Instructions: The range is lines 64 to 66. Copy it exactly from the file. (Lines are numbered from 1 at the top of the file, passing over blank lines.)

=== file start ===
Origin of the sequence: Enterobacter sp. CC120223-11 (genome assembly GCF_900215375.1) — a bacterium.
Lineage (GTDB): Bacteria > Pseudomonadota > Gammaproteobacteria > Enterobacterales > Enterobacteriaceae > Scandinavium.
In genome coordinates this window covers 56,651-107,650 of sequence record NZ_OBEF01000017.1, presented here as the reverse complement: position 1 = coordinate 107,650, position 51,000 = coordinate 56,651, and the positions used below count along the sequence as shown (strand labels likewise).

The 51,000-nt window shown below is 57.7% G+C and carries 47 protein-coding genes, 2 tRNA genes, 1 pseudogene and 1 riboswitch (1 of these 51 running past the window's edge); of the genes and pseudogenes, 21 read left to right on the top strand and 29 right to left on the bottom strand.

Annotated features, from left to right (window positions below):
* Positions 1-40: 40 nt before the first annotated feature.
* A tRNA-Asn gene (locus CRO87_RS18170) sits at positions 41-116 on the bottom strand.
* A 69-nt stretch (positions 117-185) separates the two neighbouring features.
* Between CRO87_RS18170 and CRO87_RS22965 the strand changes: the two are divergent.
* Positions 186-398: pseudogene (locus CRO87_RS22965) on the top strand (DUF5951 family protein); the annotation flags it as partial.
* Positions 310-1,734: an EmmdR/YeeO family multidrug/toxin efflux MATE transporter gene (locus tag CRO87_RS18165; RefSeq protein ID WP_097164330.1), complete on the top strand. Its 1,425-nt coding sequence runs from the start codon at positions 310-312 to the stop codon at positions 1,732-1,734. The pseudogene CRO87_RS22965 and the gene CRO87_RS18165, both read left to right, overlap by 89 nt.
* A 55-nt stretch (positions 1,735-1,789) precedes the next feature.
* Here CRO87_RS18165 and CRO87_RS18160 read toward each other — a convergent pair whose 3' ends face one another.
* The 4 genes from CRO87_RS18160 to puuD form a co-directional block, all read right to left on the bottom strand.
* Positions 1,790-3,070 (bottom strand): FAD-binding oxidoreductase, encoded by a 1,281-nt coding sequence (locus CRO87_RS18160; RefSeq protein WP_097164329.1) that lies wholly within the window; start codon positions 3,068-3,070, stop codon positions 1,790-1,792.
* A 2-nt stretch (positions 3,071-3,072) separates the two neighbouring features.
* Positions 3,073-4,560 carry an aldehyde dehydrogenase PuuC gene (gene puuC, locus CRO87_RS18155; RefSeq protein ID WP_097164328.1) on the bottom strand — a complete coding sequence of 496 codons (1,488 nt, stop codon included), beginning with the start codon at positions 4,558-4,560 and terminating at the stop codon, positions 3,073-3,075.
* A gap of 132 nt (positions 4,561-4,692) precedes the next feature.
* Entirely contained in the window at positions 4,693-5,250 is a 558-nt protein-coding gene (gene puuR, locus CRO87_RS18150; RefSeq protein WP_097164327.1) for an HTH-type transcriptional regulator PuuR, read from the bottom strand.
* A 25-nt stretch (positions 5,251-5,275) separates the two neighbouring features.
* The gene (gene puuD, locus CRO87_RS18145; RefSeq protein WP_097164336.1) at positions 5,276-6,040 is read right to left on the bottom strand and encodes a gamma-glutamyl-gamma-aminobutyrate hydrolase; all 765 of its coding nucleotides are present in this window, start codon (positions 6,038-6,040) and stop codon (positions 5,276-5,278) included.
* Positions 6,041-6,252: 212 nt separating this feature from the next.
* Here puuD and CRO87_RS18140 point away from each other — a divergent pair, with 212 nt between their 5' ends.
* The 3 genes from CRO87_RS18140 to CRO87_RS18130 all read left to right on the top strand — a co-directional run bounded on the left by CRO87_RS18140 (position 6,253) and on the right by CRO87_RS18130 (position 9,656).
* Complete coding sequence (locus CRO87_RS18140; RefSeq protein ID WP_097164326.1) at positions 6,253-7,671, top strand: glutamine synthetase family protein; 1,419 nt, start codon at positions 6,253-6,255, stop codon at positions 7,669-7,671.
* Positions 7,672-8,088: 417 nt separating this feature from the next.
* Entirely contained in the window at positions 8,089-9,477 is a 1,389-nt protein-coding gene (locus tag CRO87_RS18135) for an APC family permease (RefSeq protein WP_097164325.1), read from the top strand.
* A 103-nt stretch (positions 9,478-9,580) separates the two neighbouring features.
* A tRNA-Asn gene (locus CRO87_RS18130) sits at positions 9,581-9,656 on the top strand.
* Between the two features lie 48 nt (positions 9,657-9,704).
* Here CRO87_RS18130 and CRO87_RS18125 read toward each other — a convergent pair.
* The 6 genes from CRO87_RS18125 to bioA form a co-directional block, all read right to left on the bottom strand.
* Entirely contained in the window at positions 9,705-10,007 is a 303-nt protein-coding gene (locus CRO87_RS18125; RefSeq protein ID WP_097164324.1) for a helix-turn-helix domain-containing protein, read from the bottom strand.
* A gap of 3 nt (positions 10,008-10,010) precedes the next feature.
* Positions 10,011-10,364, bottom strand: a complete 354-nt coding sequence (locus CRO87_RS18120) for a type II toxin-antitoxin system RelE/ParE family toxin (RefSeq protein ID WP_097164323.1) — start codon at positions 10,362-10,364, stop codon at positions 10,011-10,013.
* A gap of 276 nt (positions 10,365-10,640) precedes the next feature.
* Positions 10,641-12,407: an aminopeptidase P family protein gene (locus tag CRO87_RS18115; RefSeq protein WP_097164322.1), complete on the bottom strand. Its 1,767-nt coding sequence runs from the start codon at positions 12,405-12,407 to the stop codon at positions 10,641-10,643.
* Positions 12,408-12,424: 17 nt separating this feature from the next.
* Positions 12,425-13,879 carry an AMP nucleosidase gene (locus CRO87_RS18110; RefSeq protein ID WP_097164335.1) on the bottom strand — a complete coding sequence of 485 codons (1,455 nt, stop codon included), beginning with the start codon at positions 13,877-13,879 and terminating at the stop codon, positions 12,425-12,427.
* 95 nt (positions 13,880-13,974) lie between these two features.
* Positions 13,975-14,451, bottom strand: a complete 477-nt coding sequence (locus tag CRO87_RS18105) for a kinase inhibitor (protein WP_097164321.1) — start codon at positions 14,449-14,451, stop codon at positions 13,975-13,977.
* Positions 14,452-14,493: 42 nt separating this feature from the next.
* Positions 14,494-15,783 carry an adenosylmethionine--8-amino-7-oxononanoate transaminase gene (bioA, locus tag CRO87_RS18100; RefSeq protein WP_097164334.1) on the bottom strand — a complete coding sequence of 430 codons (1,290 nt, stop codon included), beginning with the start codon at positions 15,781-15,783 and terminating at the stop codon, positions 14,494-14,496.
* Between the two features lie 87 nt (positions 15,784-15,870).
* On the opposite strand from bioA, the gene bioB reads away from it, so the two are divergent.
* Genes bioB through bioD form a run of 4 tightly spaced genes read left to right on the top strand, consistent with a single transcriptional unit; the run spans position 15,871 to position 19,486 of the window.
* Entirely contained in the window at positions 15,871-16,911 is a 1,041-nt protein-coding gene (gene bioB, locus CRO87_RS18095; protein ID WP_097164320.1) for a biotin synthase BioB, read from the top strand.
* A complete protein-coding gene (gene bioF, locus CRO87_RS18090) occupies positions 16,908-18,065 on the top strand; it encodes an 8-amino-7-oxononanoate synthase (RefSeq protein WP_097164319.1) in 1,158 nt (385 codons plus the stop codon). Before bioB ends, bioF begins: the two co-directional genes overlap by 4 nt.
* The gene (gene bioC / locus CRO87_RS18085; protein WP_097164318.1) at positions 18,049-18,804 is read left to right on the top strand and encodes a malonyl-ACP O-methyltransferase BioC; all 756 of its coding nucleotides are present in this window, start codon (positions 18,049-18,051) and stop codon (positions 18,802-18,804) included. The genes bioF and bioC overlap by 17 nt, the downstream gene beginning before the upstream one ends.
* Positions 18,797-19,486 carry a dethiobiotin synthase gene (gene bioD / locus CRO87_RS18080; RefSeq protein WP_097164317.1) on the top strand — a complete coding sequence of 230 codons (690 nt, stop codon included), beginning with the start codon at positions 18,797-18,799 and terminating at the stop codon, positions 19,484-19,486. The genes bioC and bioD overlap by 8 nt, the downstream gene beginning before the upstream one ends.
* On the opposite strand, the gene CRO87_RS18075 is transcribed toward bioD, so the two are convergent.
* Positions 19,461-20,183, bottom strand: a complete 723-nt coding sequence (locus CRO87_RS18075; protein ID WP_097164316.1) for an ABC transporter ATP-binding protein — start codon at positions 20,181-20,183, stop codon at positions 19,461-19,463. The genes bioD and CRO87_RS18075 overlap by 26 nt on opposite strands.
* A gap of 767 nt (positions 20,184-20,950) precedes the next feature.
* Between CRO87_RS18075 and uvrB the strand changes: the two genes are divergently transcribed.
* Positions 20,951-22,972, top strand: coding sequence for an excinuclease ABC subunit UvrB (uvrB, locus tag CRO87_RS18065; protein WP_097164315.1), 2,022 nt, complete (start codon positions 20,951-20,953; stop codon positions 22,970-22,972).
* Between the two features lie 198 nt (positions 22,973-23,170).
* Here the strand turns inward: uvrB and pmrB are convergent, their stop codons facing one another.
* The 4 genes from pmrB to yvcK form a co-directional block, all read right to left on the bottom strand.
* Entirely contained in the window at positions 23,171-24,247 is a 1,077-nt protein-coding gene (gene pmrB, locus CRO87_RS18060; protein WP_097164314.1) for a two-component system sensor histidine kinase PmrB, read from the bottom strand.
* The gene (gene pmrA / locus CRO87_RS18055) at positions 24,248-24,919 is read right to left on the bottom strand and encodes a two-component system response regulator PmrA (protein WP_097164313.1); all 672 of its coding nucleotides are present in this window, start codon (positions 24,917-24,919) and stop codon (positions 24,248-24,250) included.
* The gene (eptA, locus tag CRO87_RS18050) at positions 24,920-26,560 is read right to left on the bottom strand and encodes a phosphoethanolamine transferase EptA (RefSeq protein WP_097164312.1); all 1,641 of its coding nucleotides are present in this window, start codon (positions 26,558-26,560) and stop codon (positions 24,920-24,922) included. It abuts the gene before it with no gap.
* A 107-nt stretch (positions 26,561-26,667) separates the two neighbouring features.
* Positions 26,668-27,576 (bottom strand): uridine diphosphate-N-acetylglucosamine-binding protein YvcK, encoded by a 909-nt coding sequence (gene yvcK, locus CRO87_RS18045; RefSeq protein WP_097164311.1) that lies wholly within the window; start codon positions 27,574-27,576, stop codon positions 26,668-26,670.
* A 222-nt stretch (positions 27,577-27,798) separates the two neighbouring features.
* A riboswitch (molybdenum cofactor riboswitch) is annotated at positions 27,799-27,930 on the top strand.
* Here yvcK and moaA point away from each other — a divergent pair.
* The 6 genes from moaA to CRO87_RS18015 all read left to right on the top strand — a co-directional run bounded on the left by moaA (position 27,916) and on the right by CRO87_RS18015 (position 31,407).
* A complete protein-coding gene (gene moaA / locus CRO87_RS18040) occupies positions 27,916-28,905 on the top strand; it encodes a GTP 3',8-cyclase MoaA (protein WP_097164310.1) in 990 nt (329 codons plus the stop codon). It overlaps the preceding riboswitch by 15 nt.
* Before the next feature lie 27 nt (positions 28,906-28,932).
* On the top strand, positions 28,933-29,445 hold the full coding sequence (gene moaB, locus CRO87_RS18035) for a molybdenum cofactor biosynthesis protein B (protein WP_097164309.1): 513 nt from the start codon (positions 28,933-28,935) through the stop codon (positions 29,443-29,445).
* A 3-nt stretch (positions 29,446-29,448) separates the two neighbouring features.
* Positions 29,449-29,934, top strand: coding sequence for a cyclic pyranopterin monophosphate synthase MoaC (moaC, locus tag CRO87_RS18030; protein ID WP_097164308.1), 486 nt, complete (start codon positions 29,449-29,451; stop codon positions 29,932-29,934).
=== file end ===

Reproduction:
* A 222-nt stretch (positions 27,577-27,798) separates the two neighbouring features.
* A riboswitch (molybdenum cofactor riboswitch) is annotated at positions 27,799-27,930 on the top strand.
* Here yvcK and moaA point away from each other — a divergent pair.